The Chris he is referring to there is Chris Weingarten, former drummer of Parts & Labor. He had this story to tell about the band, circa 2005:
"One of the oldest journalismo tricks when interviewing a band is to ask, 'Did anything interesting or funny happen when recording the record.' Eighty percent of the time, that question yields a flat-out 'no,' because bands are generally boring, recording records is tedious and, let's be totally honest here, it's kind of a dumb question. However, the other 20 percent usually brings out a story so good that you can build an entire article around it. Stay Afraid was the first full-length record I ever recorded with Parts & Labor and damned if there wasn't a completely phenomenal recording story to go with it. When we did press for the record, I waited with baited breath for someone to ask me, 'So, did anything interesting or funny happen when recording the record' because, yes, in fact, this time something interesting and funny happened. Alas, in the dozens of interviews we did, no one ever asked. So now I have to spend my Tuesday night typing it out myself.
We recorded Stay Afraid in 2005 at Brooklyn's Headgear Studios. Dave Sitek and TV On The Radio were recording Return To Cookie Mountain exactly one door down in Stay Gold. It was inspiring to walk by that door on the way to the studio and hear all kinds of oboes and weird clangs coming from behind the metal door. Our studio was pretty incredible too. We had producer Scott Norton who was a sweetheart and a badass and had tons of tape--tape!--that we could record on.
Anyway, one thing you should know about Dan and BJ of Parts & Labor is that they are notorious perfectionists. Their attitude towards getting the exact right sound, the exact right melody was at once inspiring and infuriating. I usually stuck around to break ties. Those dudes were total sound nerds who loved to produce and tinker. I spent a lot of that session chilling on the couch while they tweaked. At the time I was reading John Hersey's Hiroshima and the Spin magazine '100 greatest albums of the last 20 years' list, silently wondering to myself what kind of magic we'd have to stir up on this record to be in the next edition.
One day, I was laying down reading my book, with my feet facing out the door. I'm near-sighted and I take my glasses off when I read. So when I saw this blurry figure coming down the hallway, I didn't recognize him at first. I THOUGHT I knew him so I waved anyway. He waved back. I put my glasses on and saw that, yes, I did recognize him--but I've never met him before. I guess you can say he was a notorious figure whose name had gotten around Brooklyn a little bit at the time. BJ, Dan and Scott were hunched over the mixing console intently working out a song that was blaring through the Headgear speakers. Our guest patiently played the wall, chilling next to me, dead silent for the few minutes it took for them to wrap up.
'Excuse me, is David here?' he said, inches from me at the back of the room, asking for David Sitek. Scott turned around, clearly caught off guard by our guest, and immediately stuttered out, 'Yeah, let me take you to him,' and, without hesitation, immediately escorted him down the hall.
This dude was pretty well known around Williamsburg, so I was clearly impressed by this stranger's presence on our humble session. BJ and Dan, however were totally unphased. They were older than me, they had played more shows than me, and they had made more records than me, so I thought they were just over things like gossip and celebrities. I didn't want our strange guest and our producer to hear us talking, so I went up to where my bandmates were and started whispering.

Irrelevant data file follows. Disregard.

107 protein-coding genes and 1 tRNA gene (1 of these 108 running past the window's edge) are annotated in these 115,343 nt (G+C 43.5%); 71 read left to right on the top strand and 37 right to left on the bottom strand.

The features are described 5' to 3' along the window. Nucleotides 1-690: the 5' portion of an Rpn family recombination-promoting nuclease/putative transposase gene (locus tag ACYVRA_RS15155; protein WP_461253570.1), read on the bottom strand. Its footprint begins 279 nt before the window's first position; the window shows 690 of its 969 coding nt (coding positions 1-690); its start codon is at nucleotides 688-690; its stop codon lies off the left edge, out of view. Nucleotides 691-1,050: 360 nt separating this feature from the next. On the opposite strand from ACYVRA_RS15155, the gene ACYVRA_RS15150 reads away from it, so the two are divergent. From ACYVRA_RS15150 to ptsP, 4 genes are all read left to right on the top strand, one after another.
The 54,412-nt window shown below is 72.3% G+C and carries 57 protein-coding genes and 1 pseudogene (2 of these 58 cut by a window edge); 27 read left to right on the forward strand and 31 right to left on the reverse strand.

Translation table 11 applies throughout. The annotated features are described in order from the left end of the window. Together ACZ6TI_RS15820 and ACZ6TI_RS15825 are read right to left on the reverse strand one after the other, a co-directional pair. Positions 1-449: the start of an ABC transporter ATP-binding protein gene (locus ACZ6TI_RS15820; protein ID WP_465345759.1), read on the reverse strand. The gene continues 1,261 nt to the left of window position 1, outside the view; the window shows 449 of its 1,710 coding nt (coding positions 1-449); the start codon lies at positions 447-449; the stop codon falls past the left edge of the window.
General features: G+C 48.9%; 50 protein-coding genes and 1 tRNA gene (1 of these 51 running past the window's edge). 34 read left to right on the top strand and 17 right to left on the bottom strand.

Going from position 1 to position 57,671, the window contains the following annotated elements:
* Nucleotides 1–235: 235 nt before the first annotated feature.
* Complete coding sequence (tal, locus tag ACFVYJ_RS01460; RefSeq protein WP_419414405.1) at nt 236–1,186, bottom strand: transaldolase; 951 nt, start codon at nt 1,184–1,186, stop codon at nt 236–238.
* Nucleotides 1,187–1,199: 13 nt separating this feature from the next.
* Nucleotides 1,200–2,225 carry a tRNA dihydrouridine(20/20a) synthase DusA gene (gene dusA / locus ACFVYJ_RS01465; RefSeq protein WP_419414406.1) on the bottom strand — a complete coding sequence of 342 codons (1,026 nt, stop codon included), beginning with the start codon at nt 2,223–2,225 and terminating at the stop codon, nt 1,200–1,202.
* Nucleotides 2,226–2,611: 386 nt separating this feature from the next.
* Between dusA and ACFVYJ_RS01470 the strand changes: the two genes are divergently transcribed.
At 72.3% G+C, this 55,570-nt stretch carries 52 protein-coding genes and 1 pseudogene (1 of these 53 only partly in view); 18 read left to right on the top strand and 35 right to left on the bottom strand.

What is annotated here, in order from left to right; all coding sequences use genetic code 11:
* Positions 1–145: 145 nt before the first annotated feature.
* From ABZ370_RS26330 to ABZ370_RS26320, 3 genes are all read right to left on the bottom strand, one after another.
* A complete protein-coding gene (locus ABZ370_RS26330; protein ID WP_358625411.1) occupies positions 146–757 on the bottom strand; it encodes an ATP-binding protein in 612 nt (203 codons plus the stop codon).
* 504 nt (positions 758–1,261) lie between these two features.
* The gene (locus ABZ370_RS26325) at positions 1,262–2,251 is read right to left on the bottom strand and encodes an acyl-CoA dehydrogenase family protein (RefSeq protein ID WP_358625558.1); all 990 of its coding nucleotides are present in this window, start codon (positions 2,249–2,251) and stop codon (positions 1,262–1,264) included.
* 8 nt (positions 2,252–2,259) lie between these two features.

'Oh, you guys are too cool for school, huh?'
They looked at me like I was a jerk. I was kind of being a jerk about it. I couldn't believe these two were so jaded!
'You two don't want to look like dorks in front of Scott? Is that it?' I whispered as low as I could muster.
Again, blank stares.
I continued to whisper: 'It's like the dog humped the couch and everyone's pretending nothing happened.'
BJ picked up the cues and whispered back. 'The dog humped the couch?' he said to me, clearly confused at my line of questioning.
'Guys, I'm talking about the amazing thing that just happened, that you two are pretending didn't happen.'
'Chris,' BJ said to me, very quietly, with what must have been remarkable patience, 'What the fuck are you talking about?'
'That David Bowie was just in our studio!'
The room was dead silent for a few seconds. We stared at each other. The tension was broke when BJ loudly blurted out, 'That wasn't David Bowie!' When Bowie came in, Dan had been too involved in the production to turn around. BJ, hilariously, actually DID turn around, saw him in the corner of his eye, and didn't process that it could actually be Ziggy Stardust back there.
We went back and forth for a few minutes until BJ hopped off his stool to investigate. He comes back 10 minutes later, and says, 'Well, that was David Bowie.'
Turns out David told the TVOTR dudes that he kind of liked what we were putting down (yay!) and even chopped it up with them a little about his love of Lightning Bolt and a pre-Battles Tyondai Braxton. Shit, most people in Brooklyn weren't even hip to Tyondai at that point, that's how cool that guy is. Anyway, David Bowie, thank you for providing us with an interesting story."
So now you will always know which BJ is which, etc.
Ladies and gentlemen, for your listening pleasure, Parts & Labor.
Oh My God The Van's On Fire EP (Pukekos)
5. Broken Man Going To Work
7. The Intervention
8. Parts & Labor
Parts & Labor (JMZ)
2. Mike Burke For President
3. Mike Burke for President
5. Parts & Labor
6. Happy New Year
8. Broken Man Going to Work
9. TB Strut
Rise, Rise, Rise (Narnack)
2. Days In Thirds
3. Jurassic Technology
4. Good Morning Black Eye
6. Probably Feeling Better Already
7. The Endless Air Show
Confuse Yr Idols: A Tribute To Sonic Youth (Narnack)
A Great Divide b/w Take Us Back (Plastic)
2. Take Us Back
PAarts & LAabor (Cardboard)